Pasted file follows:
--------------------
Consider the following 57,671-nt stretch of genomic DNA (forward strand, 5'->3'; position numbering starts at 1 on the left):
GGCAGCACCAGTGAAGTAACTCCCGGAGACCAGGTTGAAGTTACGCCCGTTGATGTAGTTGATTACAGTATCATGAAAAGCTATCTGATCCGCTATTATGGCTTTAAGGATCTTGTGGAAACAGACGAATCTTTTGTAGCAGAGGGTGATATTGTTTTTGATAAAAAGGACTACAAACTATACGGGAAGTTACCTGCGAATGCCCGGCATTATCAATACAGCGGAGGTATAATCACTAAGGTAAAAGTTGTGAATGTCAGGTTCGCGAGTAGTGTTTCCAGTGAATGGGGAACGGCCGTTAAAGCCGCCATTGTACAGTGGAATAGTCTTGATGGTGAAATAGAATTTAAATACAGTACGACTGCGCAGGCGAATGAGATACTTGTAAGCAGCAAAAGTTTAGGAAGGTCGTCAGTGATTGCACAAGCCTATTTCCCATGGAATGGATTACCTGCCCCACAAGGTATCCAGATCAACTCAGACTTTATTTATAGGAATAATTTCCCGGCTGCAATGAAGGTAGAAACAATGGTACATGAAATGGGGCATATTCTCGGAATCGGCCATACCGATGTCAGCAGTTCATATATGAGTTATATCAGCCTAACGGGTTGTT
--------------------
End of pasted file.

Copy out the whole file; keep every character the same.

Consider the following 57,671-nt stretch of genomic DNA (forward strand, 5'->3'; position numbering starts at 1 on the left):
GGCAGCACCAGTGAAGTAACTCCCGGAGACCAGGTTGAAGTTACGCCCGTTGATGTAGTTGATTACAGTATCATGAAAAGCTATCTGATCCGCTATTATGGCTTTAAGGATCTTGTGGAAACAGACGAATCTTTTGTAGCAGAGGGTGATATTGTTTTTGATAAAAAGGACTACAAACTATACGGGAAGTTACCTGCGAATGCCCGGCATTATCAATACAGCGGAGGTATAATCACTAAGGTAAAAGTTGTGAATGTCAGGTTCGCGAGTAGTGTTTCCAGTGAATGGGGAACGGCCGTTAAAGCCGCCATTGTACAGTGGAATAGTCTTGATGGTGAAATAGAATTTAAATACAGTACGACTGCGCAGGCGAATGAGATACTTGTAAGCAGCAAAAGTTTAGGAAGGTCGTCAGTGATTGCACAAGCCTATTTCCCATGGAATGGATTACCTGCCCCACAAGGTATCCAGATCAACTCAGACTTTATTTATAGGAATAATTTCCCGGCTGCAATGAAGGTAGAAACAATGGTACATGAAATGGGGCATATTCTCGGAATCGGCCATACCGATGTCAGCAGTTCATATATGAGTTATATCAGCCTAACGGGTTGTT